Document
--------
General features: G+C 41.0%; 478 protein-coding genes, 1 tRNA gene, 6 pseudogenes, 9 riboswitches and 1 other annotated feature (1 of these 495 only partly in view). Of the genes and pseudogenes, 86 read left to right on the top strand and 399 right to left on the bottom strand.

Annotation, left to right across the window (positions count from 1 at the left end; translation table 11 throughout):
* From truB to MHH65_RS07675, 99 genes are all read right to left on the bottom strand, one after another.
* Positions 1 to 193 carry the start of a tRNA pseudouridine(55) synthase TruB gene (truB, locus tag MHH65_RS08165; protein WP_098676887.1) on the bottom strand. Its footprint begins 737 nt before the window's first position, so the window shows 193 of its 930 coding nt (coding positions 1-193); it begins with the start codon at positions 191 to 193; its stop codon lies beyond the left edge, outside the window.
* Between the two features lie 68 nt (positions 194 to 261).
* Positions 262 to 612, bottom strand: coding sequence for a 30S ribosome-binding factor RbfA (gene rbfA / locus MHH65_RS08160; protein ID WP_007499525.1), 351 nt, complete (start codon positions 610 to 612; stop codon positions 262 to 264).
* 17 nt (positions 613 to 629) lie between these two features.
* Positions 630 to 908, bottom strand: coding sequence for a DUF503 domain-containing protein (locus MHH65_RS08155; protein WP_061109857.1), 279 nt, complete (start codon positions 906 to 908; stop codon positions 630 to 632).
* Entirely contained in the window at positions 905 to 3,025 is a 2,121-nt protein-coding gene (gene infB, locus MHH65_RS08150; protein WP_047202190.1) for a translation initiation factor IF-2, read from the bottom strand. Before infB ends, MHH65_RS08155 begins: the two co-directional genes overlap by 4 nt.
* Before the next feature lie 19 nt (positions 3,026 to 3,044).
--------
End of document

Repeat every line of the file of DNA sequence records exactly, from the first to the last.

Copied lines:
General features: G+C 41.0%; 478 protein-coding genes, 1 tRNA gene, 6 pseudogenes, 9 riboswitches and 1 other annotated feature (1 of these 495 only partly in view). Of the genes and pseudogenes, 86 read left to right on the top strand and 399 right to left on the bottom strand.

Annotation, left to right across the window (positions count from 1 at the left end; translation table 11 throughout):
* From truB to MHH65_RS07675, 99 genes are all read right to left on the bottom strand, one after another.
* Positions 1 to 193 carry the start of a tRNA pseudouridine(55) synthase TruB gene (truB, locus tag MHH65_RS08165; protein WP_098676887.1) on the bottom strand. Its footprint begins 737 nt before the window's first position, so the window shows 193 of its 930 coding nt (coding positions 1-193); it begins with the start codon at positions 191 to 193; its stop codon lies beyond the left edge, outside the window.
* Between the two features lie 68 nt (positions 194 to 261).
* Positions 262 to 612, bottom strand: coding sequence for a 30S ribosome-binding factor RbfA (gene rbfA / locus MHH65_RS08160; protein ID WP_007499525.1), 351 nt, complete (start codon positions 610 to 612; stop codon positions 262 to 264).
* 17 nt (positions 613 to 629) lie between these two features.
* Positions 630 to 908, bottom strand: coding sequence for a DUF503 domain-containing protein (locus MHH65_RS08155; protein WP_061109857.1), 279 nt, complete (start codon positions 906 to 908; stop codon positions 630 to 632).
* Entirely contained in the window at positions 905 to 3,025 is a 2,121-nt protein-coding gene (gene infB, locus MHH65_RS08150; protein WP_047202190.1) for a translation initiation factor IF-2, read from the bottom strand. Before infB ends, MHH65_RS08155 begins: the two co-directional genes overlap by 4 nt.
* Before the next feature lie 19 nt (positions 3,026 to 3,044).